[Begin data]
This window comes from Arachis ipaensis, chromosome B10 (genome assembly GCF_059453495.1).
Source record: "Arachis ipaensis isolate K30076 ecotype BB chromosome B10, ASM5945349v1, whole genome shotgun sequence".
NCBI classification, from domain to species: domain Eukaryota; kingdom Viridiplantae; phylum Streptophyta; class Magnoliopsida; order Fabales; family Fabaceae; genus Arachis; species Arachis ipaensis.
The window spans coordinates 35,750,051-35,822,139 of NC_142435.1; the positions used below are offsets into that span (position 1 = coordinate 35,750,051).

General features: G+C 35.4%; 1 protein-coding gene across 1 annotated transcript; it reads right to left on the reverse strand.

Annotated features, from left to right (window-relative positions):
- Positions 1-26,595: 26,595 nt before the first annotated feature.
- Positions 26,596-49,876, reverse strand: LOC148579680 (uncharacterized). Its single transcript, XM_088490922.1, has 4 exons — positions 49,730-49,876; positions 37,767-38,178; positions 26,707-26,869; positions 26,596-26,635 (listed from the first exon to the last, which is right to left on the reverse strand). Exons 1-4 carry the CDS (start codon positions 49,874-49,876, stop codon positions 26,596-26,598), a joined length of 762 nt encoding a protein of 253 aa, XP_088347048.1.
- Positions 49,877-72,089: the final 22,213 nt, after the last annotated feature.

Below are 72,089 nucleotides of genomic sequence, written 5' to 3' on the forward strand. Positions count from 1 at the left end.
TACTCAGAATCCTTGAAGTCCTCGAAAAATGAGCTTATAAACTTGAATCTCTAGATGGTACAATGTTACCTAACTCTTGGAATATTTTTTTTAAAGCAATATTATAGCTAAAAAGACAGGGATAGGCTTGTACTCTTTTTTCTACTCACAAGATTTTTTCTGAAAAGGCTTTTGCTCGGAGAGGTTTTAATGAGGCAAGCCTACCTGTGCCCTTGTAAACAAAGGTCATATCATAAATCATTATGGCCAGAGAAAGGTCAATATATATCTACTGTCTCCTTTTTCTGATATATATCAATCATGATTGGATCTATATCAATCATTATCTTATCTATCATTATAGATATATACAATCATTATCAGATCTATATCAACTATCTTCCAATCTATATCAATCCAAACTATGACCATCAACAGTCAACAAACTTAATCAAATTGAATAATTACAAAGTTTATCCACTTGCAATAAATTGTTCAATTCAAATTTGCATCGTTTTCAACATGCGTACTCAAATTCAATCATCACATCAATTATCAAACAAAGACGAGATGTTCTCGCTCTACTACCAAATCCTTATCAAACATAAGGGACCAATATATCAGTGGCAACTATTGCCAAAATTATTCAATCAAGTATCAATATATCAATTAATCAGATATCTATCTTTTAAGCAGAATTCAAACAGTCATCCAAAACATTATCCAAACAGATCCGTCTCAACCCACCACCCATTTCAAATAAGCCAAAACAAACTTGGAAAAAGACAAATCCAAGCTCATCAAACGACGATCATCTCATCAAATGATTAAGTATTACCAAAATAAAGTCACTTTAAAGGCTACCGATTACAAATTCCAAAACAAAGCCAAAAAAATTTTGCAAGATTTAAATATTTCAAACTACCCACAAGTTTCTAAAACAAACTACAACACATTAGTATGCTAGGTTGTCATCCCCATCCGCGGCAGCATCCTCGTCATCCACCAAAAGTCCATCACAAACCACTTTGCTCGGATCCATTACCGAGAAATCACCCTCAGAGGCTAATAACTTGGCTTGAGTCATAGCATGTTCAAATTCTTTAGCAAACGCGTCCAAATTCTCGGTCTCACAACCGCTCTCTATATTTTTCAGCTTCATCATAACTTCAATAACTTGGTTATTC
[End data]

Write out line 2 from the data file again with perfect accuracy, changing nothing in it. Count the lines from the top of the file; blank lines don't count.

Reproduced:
Source record: "Arachis ipaensis isolate K30076 ecotype BB chromosome B10, ASM5945349v1, whole genome shotgun sequence".